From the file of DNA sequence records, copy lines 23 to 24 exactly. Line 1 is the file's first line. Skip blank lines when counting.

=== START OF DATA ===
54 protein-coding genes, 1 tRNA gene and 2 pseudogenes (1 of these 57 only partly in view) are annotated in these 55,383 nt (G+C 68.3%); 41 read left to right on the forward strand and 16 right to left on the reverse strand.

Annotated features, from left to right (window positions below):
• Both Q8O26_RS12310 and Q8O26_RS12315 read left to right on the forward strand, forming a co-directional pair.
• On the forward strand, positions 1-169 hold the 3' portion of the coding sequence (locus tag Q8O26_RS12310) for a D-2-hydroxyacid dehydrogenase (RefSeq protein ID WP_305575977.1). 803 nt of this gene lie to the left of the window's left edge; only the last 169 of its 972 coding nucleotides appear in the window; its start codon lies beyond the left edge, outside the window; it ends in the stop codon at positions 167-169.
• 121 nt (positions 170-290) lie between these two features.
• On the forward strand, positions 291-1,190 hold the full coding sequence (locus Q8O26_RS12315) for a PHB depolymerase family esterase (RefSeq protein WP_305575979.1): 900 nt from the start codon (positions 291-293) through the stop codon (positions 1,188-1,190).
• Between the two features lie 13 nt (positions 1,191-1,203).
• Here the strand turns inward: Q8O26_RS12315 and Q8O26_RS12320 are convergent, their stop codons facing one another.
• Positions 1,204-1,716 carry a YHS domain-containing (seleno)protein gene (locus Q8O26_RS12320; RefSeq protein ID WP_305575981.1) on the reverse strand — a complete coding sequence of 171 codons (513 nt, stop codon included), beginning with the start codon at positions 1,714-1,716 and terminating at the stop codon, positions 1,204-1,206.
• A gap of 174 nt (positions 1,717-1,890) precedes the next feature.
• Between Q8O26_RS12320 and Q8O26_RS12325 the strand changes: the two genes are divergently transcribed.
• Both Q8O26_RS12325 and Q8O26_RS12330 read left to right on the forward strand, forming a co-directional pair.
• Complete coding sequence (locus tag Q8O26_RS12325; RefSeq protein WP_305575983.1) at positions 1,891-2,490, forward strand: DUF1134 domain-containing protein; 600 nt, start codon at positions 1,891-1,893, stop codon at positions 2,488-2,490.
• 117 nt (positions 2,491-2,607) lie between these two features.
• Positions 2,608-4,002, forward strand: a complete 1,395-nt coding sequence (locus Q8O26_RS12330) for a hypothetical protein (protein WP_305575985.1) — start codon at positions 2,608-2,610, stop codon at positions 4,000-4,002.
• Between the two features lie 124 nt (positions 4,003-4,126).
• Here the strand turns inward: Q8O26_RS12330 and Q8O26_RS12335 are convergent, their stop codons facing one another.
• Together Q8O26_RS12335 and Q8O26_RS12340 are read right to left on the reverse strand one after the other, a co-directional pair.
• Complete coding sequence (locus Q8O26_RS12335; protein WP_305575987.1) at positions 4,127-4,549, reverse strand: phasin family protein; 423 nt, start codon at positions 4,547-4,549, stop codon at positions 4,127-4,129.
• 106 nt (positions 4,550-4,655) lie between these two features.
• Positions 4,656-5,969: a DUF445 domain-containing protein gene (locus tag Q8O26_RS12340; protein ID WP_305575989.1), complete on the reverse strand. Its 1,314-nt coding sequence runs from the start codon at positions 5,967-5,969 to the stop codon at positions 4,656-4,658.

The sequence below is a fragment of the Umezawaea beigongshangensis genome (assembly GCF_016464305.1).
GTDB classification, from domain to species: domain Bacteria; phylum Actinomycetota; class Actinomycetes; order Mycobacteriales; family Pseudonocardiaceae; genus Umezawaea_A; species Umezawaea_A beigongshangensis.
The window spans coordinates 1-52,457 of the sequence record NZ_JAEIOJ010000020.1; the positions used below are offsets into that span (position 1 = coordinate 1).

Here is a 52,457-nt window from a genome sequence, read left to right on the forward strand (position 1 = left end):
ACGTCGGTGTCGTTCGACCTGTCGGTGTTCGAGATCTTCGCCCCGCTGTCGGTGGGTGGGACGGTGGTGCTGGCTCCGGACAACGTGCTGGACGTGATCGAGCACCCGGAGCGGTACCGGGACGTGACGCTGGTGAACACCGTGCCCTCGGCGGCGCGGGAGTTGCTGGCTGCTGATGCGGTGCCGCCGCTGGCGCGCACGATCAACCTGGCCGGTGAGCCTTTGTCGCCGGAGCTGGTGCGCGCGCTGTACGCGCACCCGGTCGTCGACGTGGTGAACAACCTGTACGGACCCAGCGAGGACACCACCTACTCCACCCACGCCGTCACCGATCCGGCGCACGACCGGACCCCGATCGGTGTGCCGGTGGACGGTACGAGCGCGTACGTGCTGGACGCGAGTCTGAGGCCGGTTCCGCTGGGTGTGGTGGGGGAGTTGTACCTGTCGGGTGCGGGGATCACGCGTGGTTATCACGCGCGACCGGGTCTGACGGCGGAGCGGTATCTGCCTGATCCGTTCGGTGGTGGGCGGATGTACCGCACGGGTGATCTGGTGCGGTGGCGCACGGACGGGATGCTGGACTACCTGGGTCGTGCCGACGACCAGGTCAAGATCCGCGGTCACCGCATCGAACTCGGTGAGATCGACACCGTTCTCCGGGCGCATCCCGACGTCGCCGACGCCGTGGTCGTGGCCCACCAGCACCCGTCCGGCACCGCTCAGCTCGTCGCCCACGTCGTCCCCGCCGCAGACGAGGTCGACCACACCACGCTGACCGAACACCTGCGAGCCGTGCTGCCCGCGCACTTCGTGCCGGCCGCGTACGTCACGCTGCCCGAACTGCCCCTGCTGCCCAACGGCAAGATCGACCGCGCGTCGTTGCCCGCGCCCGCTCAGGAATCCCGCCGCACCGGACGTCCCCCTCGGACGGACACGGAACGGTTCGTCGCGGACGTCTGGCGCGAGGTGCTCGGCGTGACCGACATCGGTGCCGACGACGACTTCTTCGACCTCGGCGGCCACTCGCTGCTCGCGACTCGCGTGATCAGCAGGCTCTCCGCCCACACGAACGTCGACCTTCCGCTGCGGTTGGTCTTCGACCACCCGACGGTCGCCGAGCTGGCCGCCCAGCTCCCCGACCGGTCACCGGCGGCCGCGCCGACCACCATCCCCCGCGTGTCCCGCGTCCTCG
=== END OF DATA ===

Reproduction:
GTDB classification, from domain to species: domain Bacteria; phylum Actinomycetota; class Actinomycetes; order Mycobacteriales; family Pseudonocardiaceae; genus Umezawaea_A; species Umezawaea_A beigongshangensis.
The window spans coordinates 1-52,457 of the sequence record NZ_JAEIOJ010000020.1; the positions used below are offsets into that span (position 1 = coordinate 1).